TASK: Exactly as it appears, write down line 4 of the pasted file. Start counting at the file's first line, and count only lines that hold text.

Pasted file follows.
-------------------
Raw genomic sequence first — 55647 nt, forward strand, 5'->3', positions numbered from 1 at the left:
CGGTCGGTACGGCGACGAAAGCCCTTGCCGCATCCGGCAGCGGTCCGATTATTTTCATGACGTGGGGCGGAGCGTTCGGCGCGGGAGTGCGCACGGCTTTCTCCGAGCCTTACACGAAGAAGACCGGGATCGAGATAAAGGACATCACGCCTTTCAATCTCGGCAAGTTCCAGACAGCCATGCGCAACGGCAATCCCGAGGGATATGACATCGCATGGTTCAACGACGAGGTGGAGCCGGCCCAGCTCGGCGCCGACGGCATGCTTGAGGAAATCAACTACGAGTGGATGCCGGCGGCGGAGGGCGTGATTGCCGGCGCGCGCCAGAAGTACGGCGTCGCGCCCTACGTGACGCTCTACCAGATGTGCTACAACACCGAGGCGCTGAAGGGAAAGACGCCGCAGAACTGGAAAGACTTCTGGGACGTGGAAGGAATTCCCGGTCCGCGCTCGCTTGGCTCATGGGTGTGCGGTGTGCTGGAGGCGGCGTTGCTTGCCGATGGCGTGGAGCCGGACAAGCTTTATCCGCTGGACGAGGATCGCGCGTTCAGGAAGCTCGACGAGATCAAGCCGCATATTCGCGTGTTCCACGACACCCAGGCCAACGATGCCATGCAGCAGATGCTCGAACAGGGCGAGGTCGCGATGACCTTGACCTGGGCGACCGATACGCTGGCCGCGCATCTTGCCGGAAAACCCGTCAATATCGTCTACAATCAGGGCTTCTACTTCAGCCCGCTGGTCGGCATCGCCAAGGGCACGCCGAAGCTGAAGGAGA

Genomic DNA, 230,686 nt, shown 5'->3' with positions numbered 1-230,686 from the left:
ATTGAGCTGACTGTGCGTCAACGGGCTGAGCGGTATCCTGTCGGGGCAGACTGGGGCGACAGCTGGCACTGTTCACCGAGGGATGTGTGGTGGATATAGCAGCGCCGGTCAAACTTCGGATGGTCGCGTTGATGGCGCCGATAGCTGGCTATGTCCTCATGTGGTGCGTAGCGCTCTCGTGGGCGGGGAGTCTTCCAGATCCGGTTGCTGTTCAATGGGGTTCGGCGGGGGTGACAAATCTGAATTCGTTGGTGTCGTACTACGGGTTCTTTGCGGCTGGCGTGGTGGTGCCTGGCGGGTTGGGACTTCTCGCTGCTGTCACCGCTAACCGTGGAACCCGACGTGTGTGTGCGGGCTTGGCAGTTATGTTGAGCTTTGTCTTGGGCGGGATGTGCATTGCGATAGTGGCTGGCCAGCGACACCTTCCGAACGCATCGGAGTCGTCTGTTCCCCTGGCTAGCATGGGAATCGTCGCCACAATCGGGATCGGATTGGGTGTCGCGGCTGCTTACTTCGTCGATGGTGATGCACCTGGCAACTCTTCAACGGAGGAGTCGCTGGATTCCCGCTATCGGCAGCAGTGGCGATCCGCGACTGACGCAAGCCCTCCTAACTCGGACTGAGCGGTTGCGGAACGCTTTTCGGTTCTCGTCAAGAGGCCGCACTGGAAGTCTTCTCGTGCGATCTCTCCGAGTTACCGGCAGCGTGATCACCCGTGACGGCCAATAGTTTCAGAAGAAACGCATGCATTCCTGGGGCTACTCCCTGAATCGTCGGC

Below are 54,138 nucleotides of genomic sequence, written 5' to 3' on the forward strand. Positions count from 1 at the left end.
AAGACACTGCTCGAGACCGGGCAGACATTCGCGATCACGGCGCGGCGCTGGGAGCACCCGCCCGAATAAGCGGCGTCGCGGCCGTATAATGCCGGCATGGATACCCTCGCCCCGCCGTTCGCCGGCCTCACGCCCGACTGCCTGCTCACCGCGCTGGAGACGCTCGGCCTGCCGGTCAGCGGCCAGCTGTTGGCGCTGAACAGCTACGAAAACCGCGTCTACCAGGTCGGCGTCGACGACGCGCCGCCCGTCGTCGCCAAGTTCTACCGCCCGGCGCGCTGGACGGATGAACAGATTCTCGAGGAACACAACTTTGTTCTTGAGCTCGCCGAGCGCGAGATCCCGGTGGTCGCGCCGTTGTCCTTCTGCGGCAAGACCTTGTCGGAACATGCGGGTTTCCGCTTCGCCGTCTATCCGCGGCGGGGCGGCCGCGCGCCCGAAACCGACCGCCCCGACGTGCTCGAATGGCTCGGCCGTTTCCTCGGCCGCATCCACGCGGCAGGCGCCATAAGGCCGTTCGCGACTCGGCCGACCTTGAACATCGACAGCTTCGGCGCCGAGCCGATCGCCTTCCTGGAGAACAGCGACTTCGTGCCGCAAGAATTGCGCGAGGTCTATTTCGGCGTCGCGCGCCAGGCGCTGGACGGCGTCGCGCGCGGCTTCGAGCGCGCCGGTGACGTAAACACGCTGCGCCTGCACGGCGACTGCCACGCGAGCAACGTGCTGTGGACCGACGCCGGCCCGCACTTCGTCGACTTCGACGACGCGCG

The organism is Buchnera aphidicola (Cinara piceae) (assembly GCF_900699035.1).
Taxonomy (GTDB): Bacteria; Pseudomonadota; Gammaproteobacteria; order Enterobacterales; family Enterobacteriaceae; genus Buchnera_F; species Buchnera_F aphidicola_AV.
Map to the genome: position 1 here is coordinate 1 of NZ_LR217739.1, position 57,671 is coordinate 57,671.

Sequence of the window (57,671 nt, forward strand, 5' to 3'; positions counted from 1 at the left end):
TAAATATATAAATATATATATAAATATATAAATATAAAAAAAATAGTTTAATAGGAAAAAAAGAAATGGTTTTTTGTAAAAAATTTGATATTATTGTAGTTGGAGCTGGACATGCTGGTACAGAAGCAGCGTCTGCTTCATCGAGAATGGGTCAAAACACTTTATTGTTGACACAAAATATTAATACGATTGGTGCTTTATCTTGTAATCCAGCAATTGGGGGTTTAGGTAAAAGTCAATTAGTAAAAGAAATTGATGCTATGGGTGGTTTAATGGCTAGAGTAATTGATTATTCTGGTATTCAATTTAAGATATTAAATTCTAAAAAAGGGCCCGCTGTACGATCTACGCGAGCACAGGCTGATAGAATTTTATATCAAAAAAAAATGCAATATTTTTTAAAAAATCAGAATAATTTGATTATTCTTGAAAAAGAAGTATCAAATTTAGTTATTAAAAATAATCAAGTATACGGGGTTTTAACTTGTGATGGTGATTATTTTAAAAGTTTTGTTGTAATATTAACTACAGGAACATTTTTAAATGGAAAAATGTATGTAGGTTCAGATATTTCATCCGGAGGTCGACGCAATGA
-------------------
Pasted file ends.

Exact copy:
ATTGAGCTGACTGTGCGTCAACGGGCTGAGCGGTATCCTGTCGGGGCAGACTGGGGCGACAGCTGGCACTGTTCACCGAGGGATGTGTGGTGGATATAGCAGCGCCGGTCAAACTTCGGATGGTCGCGTTGATGGCGCCGATAGCTGGCTATGTCCTCATGTGGTGCGTAGCGCTCTCGTGGGCGGGGAGTCTTCCAGATCCGGTTGCTGTTCAATGGGGTTCGGCGGGGGTGACAAATCTGAATTCGTTGGTGTCGTACTACGGGTTCTTTGCGGCTGGCGTGGTGGTGCCTGGCGGGTTGGGACTTCTCGCTGCTGTCACCGCTAACCGTGGAACCCGACGTGTGTGTGCGGGCTTGGCAGTTATGTTGAGCTTTGTCTTGGGCGGGATGTGCATTGCGATAGTGGCTGGCCAGCGACACCTTCCGAACGCATCGGAGTCGTCTGTTCCCCTGGCTAGCATGGGAATCGTCGCCACAATCGGGATCGGATTGGGTGTCGCGGCTGCTTACTTCGTCGATGGTGATGCACCTGGCAACTCTTCAACGGAGGAGTCGCTGGATTCCCGCTATCGGCAGCAGTGGCGATCCGCGACTGACGCAAGCCCTCCTAACTCGGACTGAGCGGTTGCGGAACGCTTTTCGGTTCTCGTCAAGAGGCCGCACTGGAAGTCTTCTCGTGCGATCTCTCCGAGTTACCGGCAGCGTGATCACCCGTGACGGCCAATAGTTTCAGAAGAAACGCATGCATTCCTGGGGCTACTCCCTGAATCGTCGGC